Introduction to quantitative data

Quantitative data is any information that can be reduced to a set of numbers. Any information from which you can create averages, differences, or totals is quantitative data. Many forms of qualitative data can be turned into quantitative data by assigning numbers to categories (for example, letter grades, clusters in the literacy and numeracy continua, or EAL/D phases).

Download the Evidence Guide for School Excellence - Quantitative data (1.20 MB) or view the online version below.

Types of quantitative data

Types of common quantitative data in schools might include:

  • Student assessment scores and other student outcomes (for example reports found on Scout)
  • Aggregates of responses from surveys (for example Tell Them From Me)
  • Financial or Human Resources (HR) information

What are the benefits of quantitative analysis?

Quantitative analysis is focused on combining information across a group or multiple groups of people, and using this to draw out wider trends. High quality quantitative analysis can be generalised to tell you about more than the specific individuals you are collecting information on (for example, election polls of just over a thousand people can give an estimate of how the whole country will vote).

Quantitative data can also allow you to be more precise with particular statements. As well as indicating whether student learning is different between groups or is changing over time (which qualitative analysis can also tell you), quantitative analysis can tell you by how much student learning differs and by how much it has changed.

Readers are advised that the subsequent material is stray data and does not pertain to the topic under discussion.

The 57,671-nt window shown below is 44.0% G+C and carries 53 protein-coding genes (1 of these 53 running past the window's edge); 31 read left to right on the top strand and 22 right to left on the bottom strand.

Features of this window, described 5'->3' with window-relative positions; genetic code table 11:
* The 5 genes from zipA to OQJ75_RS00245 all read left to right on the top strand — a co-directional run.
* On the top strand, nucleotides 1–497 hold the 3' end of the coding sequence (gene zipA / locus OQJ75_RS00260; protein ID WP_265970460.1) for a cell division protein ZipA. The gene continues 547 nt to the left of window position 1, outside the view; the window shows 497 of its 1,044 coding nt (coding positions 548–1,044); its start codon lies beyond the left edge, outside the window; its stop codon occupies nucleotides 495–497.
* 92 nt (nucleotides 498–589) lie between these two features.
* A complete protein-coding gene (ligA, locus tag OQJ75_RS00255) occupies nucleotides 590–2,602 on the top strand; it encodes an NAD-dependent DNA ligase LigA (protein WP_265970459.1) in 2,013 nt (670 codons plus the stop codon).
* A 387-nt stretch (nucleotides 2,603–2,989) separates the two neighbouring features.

What are the limitations of quantitative analysis?

Because quantitative analysis is focused on drawing out trends across a number of people, it is less effective at providing a lot of detail about an individual, or explaining why these trends have come about. Often, analysis using quantitative data answers broad questions, but may lead you to ask more specific questions. Answering these more specific questions may require follow-up qualitative investigation. For example:

Broad question (before)

Specific question (after)

Why is growth for students in my class this year lower than last year?

Why don’t these five students appear to fully understand these particular topics?

Why is our attendance rate low?

Why are our Year 9 girls less engaged?

How can we improve our teaching practices?

What is happening in these particularly effective classrooms, and how do we translate them to other classrooms?

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